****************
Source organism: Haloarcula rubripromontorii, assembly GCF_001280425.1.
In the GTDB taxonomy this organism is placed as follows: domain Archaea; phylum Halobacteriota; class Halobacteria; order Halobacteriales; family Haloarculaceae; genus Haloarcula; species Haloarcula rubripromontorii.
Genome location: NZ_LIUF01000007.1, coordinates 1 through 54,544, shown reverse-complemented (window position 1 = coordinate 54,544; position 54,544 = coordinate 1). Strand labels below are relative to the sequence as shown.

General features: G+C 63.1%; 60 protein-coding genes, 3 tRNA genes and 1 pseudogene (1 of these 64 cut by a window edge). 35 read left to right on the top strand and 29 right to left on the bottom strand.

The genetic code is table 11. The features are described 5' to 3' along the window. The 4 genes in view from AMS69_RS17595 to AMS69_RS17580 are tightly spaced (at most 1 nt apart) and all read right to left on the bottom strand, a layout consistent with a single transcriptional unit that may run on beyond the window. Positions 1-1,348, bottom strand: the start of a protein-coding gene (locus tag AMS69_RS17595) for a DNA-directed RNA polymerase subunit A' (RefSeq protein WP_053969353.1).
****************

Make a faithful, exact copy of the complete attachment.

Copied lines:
Source organism: Haloarcula rubripromontorii, assembly GCF_001280425.1.
In the GTDB taxonomy this organism is placed as follows: domain Archaea; phylum Halobacteriota; class Halobacteria; order Halobacteriales; family Haloarculaceae; genus Haloarcula; species Haloarcula rubripromontorii.
Genome location: NZ_LIUF01000007.1, coordinates 1 through 54,544, shown reverse-complemented (window position 1 = coordinate 54,544; position 54,544 = coordinate 1). Strand labels below are relative to the sequence as shown.

General features: G+C 63.1%; 60 protein-coding genes, 3 tRNA genes and 1 pseudogene (1 of these 64 cut by a window edge). 35 read left to right on the top strand and 29 right to left on the bottom strand.

The genetic code is table 11. The features are described 5' to 3' along the window. The 4 genes in view from AMS69_RS17595 to AMS69_RS17580 are tightly spaced (at most 1 nt apart) and all read right to left on the bottom strand, a layout consistent with a single transcriptional unit that may run on beyond the window. Positions 1-1,348, bottom strand: the start of a protein-coding gene (locus tag AMS69_RS17595) for a DNA-directed RNA polymerase subunit A' (RefSeq protein WP_053969353.1).